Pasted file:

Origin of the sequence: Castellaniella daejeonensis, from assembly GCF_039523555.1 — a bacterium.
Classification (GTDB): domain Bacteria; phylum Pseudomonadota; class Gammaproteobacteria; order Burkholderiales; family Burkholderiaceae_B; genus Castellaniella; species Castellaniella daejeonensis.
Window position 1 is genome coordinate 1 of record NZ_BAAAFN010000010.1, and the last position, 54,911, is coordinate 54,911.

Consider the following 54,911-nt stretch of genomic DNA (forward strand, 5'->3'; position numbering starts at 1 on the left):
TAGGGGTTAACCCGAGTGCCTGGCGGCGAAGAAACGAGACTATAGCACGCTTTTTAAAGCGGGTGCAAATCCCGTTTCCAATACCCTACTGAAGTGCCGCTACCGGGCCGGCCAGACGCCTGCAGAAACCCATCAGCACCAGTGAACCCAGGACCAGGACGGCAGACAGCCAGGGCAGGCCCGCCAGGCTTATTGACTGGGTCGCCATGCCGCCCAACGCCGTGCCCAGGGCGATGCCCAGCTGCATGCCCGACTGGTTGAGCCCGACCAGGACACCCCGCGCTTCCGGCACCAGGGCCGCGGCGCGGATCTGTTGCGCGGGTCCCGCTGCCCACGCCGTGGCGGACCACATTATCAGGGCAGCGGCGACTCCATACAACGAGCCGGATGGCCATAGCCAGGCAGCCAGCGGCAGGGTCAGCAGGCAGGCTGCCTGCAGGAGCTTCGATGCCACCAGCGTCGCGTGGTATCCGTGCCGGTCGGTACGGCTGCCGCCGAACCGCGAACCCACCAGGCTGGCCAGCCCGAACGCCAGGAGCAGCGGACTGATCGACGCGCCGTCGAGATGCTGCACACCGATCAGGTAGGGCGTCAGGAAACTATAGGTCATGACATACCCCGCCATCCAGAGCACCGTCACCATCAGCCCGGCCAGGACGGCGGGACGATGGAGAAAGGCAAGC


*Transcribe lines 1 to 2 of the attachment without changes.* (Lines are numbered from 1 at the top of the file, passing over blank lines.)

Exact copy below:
Origin of the sequence: Castellaniella daejeonensis, from assembly GCF_039523555.1 — a bacterium.
Classification (GTDB): domain Bacteria; phylum Pseudomonadota; class Gammaproteobacteria; order Burkholderiales; family Burkholderiaceae_B; genus Castellaniella; species Castellaniella daejeonensis.